Due to the fact that at the end of the year in California should disappear part of the trucking, the state earlier this month took the next steps, which plans to take to 2035 to move to a drainage fleet with zero emissions.

The most pressing change that took place at the end of this year is that trucks manufactured with an engine model from 2007 to 2009 will no longer be allowed to operate at state ports and at railway stations. Engines have already been banned this year.

Separately, the California Air Resources Board’s (CARB) latest proposal calls for the phasing out of old trucks through a calendar and mileage. All this points to the achievement of the goal of the sunset in the lantern mode in about 13 years, that part State clean fleet rule.

The more pressing issue of phasing out engines between the 2007 and 2009 model years is what this will mean for bandwidth.

What is a drainage machine? CARB in material prepared for a recent webinar described it as a car weighing more than 26,000 pounds that crosses California’s seaports and railroad stations.

The amount of power loss that is looming could be considered as easy to calculate. But if you delve into the numbers, the question is more complicated.

While it typically affects the entire state, the focus will inevitably be on the giant ports of Los Angeles and Long Beach.

The Port of Los Angeles in a recent presentation identified the number of trucks that used two ports that also fall under the 2007-2009 ban: 1,925 with a 2007 engine, 2,279 with a 2008 engine and 1,314 with a 2009 engine. . Adding all the vehicles listed in the port’s capacity document will result in a figure just below 20,900. The number of vehicles to be removed from the tank will be around 26% to 27%.

But the port also shows the frequency of visits by engine year, indicating that not all trucks are the same.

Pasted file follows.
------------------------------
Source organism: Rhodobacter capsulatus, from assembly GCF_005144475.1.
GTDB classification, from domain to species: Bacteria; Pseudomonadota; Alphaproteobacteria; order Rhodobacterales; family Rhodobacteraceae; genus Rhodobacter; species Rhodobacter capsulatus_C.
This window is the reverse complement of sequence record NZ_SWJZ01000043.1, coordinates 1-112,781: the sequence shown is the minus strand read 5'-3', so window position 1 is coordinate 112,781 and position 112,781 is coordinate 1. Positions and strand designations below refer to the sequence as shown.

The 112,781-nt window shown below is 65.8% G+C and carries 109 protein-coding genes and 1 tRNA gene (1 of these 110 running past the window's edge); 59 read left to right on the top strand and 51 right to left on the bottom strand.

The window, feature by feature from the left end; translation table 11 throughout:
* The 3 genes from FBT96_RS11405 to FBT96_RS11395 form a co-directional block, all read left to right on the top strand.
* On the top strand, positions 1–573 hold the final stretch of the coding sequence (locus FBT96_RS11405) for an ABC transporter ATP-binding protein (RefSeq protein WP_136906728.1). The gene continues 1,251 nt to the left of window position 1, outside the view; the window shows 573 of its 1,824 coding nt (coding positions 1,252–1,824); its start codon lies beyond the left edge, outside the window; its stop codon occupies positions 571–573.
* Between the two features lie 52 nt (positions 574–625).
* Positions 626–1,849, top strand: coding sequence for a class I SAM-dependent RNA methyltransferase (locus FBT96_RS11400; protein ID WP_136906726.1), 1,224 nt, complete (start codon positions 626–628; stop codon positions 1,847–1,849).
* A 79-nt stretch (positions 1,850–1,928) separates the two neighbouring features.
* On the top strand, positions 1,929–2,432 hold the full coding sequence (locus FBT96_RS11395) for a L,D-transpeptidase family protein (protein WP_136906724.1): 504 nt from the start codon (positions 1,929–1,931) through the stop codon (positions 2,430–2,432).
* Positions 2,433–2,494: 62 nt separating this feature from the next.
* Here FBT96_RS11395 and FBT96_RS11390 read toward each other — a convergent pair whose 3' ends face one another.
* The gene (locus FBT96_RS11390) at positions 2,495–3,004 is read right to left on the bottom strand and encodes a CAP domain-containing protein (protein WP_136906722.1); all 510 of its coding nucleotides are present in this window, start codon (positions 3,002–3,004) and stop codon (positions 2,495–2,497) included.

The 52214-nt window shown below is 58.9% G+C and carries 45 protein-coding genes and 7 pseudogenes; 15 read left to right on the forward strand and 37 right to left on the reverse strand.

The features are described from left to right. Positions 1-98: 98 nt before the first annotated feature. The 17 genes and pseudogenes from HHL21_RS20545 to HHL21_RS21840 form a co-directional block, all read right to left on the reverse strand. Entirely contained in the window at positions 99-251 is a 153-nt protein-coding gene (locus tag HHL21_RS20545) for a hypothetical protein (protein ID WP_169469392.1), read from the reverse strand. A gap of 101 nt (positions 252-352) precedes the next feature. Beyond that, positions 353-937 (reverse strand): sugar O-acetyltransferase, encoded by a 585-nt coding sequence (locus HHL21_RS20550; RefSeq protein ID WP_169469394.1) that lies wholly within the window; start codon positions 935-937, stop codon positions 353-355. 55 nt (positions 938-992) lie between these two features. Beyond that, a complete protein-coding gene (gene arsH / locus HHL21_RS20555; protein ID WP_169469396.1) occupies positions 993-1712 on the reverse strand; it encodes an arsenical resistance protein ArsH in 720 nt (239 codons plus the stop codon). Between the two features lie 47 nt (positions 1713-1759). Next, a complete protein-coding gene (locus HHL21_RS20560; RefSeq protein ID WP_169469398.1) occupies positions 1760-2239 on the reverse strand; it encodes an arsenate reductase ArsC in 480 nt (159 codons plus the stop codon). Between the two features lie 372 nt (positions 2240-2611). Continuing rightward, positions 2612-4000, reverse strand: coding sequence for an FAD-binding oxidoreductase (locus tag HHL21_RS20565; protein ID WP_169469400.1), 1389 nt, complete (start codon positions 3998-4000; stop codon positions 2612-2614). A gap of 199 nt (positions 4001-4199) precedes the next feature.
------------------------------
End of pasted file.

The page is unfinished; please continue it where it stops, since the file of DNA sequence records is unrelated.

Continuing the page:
For example, of the 1925 engines of 2007, only 135 are listed as frequent visitors to the port. An infrequent truck is defined as performing less than 10 average journeys per week. From 10 to 20 moves are “semi-frequent”, and more than 20 – “frequent”. Frequent visitors with engines in 2008 were 179 cars, and in 2009 – 106.

Thus, measuring load loss only by the number of trucks can be quantitatively simple, but more complex than qualitative.

For a truck with an engine of this old age, the driver can avoid the rules, at least for a while: buy a new or used car, even if it is not delivered early 2023.

Matt Shrap, general manager of the Harbor Freight Association, which represents drainage truck operators in the LA / Long Beach port complex, said the rule is structured so that as long as drainage truck owners can show evidence of orders to buy new trucks until the end per year, they can continue to run their engines from 2007 to 2009. No deadline, with what deadline, how fast the truck should be delivered after that.

Bandwidth after the new rule remains in question

Given these digital facts, the question remains: how will this affect power?

Shrap noted that one of the big factors is the strength of the freight market in 2023. “We may see a softening soon, so that may coincide with that,” he said in an interview with FreightWaves. “Maybe it’ll be a wash.”

He also expressed optimism that other machines are ready to step up and replenish lost power. “We have a large number of cars that meet the requirements,” Shrap said. “Will they be able to meet demand? Probably not so fast out of the gate. Does it affect the turning time? ”

According to Shrap, those companies or operators with old engines did not stand still. “There are vehicles that have been removed in this category and replaced with later models,” he said.

“On the one hand, you have a loss of power,” Shrap said, summing up the landscape. Discussing capacity loss, he noted that more than 70% of existing capacity remains.

“Will they be able to take the slack?” Said Shrap. “I think so. But will this lead to longer deadlines for receiving this cargo. “